By employing the p(+) nc-Si:H as a window layer, complete p-i-n structures were fabricated and characterized. Low leakage current and enhanced sensitivity in the UV/blue range were achieved by incorporating an a-SiC:H buffer between the p- and i-layers. (C) 2010 Elsevier B.V. All rights reserved.”
“Survey results show that in spring season, turbot population was concentrated in the Bulgarian SCH 900776 nmr – Romanian transboundary area and was shared between countries. The maxima of abundance indices occurred
in depths between 50 – 75 m in both areas. Length composition of turbot catches included size classes between 26.5 and 74.5 cm and low abundance of young individuals was observed. Age structure encompassed 2-8-year-old fish. Studies on the spawning process of turbot population show that an active
spawning process was www.selleckchem.com/products/gsk621.html observed in the Romanian area, but, in Bulgarian waters, the majority of individuals were resting after spawning.”
“Pseudoroegneria spicata (Pursh) A. Love and Elymus wawawaiensis J. Carlson & Barkworth are two native perennial grasses widely used for restoration in the Intermountain West. However, the rapid establishment and spread of Bromus tectorum L., an invasive annual grass, has led to a decline in the abundance of native perennial grasses. Proliferation of B. tectorum has been attributed to its early germination, superior cold-temperature growth, profuse root production, and high specific leaf area (SLA). To enhance restoration success, we compared B. tectorum to commercially available plant materials of two perennial rangeland bunchgrasses, P. spicata (cv. Whitmar, cv. Goldar, and Anatone Germplasm) and E. wawawaiensis (cv. Secar), for germination, seedling morphological traits, and growth rates https://www.selleckchem.com/products/gs-9973.html at the immature seedling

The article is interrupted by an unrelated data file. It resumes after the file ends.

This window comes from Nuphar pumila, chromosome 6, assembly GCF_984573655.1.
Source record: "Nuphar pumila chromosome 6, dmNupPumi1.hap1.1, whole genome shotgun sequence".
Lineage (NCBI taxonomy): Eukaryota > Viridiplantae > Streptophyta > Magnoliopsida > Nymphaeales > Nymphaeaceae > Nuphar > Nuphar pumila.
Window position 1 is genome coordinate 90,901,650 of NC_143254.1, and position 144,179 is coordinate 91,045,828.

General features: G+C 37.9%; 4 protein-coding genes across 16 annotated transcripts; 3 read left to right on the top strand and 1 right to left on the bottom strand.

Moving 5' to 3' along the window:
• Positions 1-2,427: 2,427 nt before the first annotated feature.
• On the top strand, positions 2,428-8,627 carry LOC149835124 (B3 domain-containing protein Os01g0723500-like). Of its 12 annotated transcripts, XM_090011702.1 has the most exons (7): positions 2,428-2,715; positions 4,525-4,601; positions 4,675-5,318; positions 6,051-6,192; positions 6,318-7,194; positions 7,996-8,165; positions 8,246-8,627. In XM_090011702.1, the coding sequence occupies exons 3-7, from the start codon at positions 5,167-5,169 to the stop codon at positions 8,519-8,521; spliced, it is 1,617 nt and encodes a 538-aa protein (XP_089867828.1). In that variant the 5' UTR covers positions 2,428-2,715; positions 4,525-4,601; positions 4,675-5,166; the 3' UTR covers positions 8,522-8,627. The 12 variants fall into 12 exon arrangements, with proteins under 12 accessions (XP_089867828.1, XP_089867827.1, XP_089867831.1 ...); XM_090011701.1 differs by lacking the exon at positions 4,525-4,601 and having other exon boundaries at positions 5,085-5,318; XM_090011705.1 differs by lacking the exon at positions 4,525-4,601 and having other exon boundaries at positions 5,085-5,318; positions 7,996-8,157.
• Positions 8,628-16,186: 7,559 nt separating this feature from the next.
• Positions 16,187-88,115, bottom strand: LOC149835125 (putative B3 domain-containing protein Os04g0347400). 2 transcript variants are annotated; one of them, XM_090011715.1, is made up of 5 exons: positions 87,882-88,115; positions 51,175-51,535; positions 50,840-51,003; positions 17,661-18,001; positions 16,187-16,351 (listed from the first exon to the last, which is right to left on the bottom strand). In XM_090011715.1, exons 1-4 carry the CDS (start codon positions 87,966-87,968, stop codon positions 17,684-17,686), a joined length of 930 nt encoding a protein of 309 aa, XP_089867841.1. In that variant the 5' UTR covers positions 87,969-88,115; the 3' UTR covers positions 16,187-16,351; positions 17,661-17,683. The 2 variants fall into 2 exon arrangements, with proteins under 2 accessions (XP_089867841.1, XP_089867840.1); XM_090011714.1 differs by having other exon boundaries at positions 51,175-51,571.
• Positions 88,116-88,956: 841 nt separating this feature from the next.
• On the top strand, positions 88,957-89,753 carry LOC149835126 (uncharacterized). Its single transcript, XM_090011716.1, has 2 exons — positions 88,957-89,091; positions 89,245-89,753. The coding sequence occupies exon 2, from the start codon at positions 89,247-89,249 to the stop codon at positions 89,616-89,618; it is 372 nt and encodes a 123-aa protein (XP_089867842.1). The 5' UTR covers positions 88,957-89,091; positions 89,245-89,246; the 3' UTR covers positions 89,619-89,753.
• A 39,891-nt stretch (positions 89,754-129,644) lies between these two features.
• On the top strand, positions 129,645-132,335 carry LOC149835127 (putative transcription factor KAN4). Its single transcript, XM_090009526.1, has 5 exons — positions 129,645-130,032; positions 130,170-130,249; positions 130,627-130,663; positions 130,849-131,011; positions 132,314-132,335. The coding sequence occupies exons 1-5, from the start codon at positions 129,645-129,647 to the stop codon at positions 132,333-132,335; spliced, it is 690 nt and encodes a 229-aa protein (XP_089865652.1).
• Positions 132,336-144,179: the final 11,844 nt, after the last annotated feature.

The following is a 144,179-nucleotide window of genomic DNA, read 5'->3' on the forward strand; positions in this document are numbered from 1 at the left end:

stage. We monitored germination and immature seedling growth in a growth chamber in two separate experiments, one under low (5/10 degrees C) and the other under high (15/20 degrees C) day/night temperatures. Compared to the average of the two perennials, B. tectorum was 93% (77%) greater at high (and low) temperature for root:shoot length ratio, but only 14% (14%) greater for root:shoot biomass ratio and 12% (19%) lower for SLA. This suggests that B. tectorum’s substantial investment in surface area of roots, rather than in shoot length, root biomass, or leaf area, may be responsible for the annual’s success at the early seedling stage. Compared to E. wawawaiensis, P. spicata averaged 65% (41%) higher shoot biomass, 39% (88%) higher root biomass, and 70% (10%) higher absolute growth rate, but 25% (15%) lower SLA and 15% (36%) lower specific root length (SRL) at high (and low) temperatures, respectively. Although P. spicata’s greater productivity may initially make for better seedling establishment than E.